What To Do If You Think Your Child May Be Transgender

May 17, 2021 at 9:00 AM
by Dr. Hilda Wong
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When your child “comes out” as a transgender individual, you want to give all the support in the world. However, you might have feelings of doubt, confusion, and possibly grief for the son or daughter you raised from birth.

While those feelings are all valid, you need to do what is best for your child. In some cases, that includes supporting and accepting their gender identity. You must be there for your child, no matter what gender they prefer. Today, the world is starting to accept transgender individuals, but it is not easy for them. When you help with this stage of their life, you can make the difference between a miserable experience or a fulfilled life.

Does your child identify as the opposite gender? You can help them learn coping mechanisms to assist their transition during this challenging time by scheduling an appointment at Interpersonal Psychiatry!

How To Know If Your Child Is Transgender

Some experts are split on this subject. However, many say that a transgender child might wear the clothes of the opposite gender, play with toys associated with that gender, and make statements such as “I am a girl” or “I am a boy.”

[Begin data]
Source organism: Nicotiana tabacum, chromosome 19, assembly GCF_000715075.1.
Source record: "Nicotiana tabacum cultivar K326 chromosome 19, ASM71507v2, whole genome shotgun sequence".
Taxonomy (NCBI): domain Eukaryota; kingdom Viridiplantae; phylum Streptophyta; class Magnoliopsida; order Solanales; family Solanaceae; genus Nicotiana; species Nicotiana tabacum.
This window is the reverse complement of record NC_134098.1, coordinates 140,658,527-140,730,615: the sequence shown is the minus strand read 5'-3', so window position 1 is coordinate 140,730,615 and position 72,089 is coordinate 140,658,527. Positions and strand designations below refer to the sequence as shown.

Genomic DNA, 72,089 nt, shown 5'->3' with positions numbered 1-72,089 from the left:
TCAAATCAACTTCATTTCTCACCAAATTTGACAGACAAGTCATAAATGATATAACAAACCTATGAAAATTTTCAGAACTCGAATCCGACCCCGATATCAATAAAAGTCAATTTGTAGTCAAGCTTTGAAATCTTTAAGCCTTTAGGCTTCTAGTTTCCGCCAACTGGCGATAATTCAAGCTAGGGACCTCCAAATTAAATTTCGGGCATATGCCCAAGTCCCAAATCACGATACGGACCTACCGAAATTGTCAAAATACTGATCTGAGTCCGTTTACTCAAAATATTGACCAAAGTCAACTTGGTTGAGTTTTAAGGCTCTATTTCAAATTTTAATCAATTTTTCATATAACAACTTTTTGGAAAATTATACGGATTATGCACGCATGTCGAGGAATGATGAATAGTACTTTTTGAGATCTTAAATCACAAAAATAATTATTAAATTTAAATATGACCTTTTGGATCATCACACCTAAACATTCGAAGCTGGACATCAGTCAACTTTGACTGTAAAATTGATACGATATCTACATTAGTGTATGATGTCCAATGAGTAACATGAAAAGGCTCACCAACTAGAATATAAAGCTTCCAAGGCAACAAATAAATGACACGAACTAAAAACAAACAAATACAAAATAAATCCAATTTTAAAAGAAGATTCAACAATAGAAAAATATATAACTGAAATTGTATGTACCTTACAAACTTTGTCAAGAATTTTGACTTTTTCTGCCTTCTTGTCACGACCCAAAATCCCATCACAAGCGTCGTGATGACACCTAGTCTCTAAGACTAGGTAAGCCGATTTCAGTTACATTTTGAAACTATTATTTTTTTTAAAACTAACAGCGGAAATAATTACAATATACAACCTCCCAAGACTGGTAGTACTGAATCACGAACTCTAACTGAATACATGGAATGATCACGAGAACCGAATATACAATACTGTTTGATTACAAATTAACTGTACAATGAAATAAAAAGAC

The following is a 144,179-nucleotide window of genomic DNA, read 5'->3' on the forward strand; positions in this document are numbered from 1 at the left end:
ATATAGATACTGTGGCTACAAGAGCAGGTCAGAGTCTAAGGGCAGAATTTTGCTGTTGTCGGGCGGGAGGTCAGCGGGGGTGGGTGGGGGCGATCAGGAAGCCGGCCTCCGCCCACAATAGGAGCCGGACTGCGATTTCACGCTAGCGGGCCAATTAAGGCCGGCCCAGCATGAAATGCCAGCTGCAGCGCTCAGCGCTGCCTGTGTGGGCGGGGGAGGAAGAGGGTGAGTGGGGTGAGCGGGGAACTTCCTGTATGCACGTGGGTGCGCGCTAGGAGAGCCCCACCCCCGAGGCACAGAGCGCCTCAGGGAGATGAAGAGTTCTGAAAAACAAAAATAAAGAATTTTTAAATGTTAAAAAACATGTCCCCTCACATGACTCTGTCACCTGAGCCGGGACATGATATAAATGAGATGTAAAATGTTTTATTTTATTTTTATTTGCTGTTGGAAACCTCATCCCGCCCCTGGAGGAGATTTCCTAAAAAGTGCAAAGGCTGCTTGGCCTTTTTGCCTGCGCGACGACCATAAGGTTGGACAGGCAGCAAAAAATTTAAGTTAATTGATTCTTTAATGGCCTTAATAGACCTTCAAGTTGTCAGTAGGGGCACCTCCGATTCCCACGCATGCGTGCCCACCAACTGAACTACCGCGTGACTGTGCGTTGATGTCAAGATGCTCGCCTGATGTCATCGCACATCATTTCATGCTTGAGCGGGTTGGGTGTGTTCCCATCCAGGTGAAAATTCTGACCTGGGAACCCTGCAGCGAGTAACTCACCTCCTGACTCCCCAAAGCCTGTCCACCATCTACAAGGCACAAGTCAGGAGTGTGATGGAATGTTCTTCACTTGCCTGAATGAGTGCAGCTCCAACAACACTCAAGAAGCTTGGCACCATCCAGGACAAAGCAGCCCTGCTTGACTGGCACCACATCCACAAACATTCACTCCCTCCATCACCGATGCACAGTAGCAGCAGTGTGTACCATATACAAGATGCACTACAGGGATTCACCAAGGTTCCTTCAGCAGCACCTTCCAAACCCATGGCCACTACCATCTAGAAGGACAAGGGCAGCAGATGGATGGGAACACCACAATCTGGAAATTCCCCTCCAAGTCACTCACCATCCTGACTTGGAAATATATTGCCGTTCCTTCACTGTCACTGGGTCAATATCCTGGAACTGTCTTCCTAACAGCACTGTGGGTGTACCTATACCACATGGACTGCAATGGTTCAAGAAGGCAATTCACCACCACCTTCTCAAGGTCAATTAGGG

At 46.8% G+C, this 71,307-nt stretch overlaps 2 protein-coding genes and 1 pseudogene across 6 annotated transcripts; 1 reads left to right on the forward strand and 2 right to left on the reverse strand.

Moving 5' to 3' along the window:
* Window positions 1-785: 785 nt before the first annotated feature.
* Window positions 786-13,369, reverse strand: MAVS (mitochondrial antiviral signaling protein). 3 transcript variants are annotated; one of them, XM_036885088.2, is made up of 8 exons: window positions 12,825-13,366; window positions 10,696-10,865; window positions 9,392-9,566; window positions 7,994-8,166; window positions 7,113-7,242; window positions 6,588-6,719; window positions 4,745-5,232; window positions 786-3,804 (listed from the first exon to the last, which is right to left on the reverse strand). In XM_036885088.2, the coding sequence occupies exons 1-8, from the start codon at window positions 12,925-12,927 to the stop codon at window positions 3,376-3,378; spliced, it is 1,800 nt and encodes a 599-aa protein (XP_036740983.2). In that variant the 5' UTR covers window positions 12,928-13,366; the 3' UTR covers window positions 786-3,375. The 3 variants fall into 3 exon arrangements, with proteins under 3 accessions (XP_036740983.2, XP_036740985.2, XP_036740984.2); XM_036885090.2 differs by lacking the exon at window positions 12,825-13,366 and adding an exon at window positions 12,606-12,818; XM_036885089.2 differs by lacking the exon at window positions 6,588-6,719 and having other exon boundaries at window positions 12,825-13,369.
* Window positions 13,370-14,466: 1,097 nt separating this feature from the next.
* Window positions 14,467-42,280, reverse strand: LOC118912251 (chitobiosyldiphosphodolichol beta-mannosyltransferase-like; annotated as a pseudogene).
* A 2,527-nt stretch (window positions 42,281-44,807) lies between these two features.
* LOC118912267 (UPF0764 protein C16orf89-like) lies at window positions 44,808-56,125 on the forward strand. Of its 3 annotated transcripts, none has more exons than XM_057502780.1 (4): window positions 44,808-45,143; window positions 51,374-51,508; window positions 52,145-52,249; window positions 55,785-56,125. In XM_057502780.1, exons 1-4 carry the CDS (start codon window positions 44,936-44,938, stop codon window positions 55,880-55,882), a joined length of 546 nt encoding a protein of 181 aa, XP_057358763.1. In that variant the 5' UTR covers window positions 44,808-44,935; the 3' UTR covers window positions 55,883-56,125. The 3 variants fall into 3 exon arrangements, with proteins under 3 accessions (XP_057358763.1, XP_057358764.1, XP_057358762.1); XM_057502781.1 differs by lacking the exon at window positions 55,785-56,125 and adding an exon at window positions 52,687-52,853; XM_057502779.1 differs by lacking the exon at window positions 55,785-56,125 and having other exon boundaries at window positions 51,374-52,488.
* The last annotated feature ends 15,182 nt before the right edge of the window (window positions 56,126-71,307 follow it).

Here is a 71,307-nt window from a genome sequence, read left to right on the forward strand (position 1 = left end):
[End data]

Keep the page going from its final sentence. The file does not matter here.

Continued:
According to the Human Rights Campaign, many parents will spot these signs around the age of four, while some children might not exhibit this behavior or make statements until six. The vast majority of transgender individuals might not identify with another gender until they are teens or adults.

Many children who have not reached puberty will show more social signs, such as changing behavior and selecting certain clothes. In some cases, the parent may elect to have a medical intervention, like hormone therapy, after puberty.

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The World Is More Open To Transgendered People

In today’s world, society is more open to transgender persons. The American Psychiatric Association removed “Gender Identity Disorder” in 2013. Instead, this association now uses the term “Gender Dysphoria” to reference those whose gender identity is different from the physical body. Along with that, these classifications are not treated as mental illness.